Tropical Animal Health and Production

, Volume 51, Issue 8, pp 2371–2377 | Cite as

Prevalence and distribution of Trypanosoma evansi in camels in Somaliland

  • A. A. SalahEmail author
  • I.D. Robertson
  • A. SH. Mohamed
Regular Articles


The prevalence and distribution of Trypanosoma evansi (T. evansi) infection on camels in Somaliland were studied using the card agglutination test (CATT/T. evansi). A total of 2575 camels were surveyed. The overall animal-level apparent (test) prevalence in Somaliland was 26.4%. The prevalence was highest in the Sahil Region (37.3%) followed by Togdheer (28.4%), Sanaag (27.4%), and Sool (26.2%). There was a significant difference in the seroprevalence between the regions (χ2 = 35.2, df = 1, P < 0.001) with the prevalence being significantly higher in Sahil than in Woqooyi Galbeed and Awdal, respectively. Camels from the eastern districts were two times more likely to be infected than camels from the western districts (P < 0.001). Herds in the coastal area were also more likely to be infected (37.0%) than herds from the inland areas (26.9%).The seroprevalence varied significantly between body condition score groups (P < 0.001) with the highest seroprevalence in camels of poor body condition (39.5%) and the lowest in camels of good body condition (18.4%) score. Animals in poor body condition were almost three times more likely to be positive than animals in good body condition (OR = 2.9; 95% CI 2.2, 3.8).


Trypanosoma evansi Prevalence Distribution Pastoral camel production 



The authors thanked the Ministry of Livestock of Somaliland for facilitating the study. We would like to acknowledge the cooperation of pastoralist and field technical staff for their considerable support and help. We are grateful for the technical support by Dr. Mohamed F. Dirie and the Somali Animal Health Services Project (Somaliland office) who willingly collaborated in the implementation of this study. We also wish to thank Sheikh Technical Veterinary School for their technical assistance.


This study was funded by Murdoch University and the International Foundation for Science (IFS) (financial supports from IFS grant number B/5121).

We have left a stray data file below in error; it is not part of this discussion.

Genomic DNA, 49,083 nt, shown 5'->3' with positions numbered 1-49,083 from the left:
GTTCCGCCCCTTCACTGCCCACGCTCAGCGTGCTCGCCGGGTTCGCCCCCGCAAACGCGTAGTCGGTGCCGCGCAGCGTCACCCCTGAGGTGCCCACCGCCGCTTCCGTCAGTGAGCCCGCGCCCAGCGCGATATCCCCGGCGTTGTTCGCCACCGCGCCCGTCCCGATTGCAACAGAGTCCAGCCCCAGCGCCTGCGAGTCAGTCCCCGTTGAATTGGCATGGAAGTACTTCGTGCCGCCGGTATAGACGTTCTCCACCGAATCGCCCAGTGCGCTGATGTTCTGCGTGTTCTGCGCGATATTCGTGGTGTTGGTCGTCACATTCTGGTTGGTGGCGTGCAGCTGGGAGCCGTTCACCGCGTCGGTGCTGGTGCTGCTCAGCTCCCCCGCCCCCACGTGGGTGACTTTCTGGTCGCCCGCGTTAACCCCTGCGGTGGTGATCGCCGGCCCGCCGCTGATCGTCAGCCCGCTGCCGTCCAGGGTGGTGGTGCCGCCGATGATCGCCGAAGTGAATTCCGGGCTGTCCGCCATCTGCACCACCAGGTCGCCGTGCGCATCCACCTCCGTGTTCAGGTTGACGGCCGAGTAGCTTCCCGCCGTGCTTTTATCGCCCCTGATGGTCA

Compliance with ethical standards

Conflict of interest

The authors declare that they have no conflict of interest.

Ethical standards

The authors assert that all procedures including blood-sampling protocols contributing to this work comply with the ethical standards of the Murdoch University.


  1. Bajyana Song, E., Hamers, R., 1988. A card agglutination test (CATT) for veterinary use based on an early VAT Ro Tat 1/2 of Trypanosoma evansi. Annales de la Societe Belge de Medecine Tropicale 68, 233–240.Google Scholar
  2. Baumann, M.P.O., Zessin, K.H., 1992. Productivity and health of camels (Camelus Dromedarius) in Somalia: Associations with trypanosomosis and brucellosis. Tropical Animal Health and Production 24, 145–156.CrossRefGoogle Scholar
  3. Bhutto, B., Gadahi, J.A., Shah, G., Dewani, P., Arijo, A.G., 2010. Field investigation on the prevalence of trypanosomiasis in camels in relation to sex, age, breeds and herd size. Pakistan Veterinary Journal 30, 175–177.Google Scholar
  4. Cameron, A.R. 1999. Survey Toolbox - A Practical Manual and Software Package for Active Surveillance of Livestock Diseases in Developing Countries, ACIAR Monograph No 54,330.Google Scholar
  5. Delafosse, A., Doutoum, A.A., 2004. Prevalence of Trypanosoma evansi infection and associated risk factors in camels in eastern Chad. Veterinary Parasitology 119, 155–164.CrossRefGoogle Scholar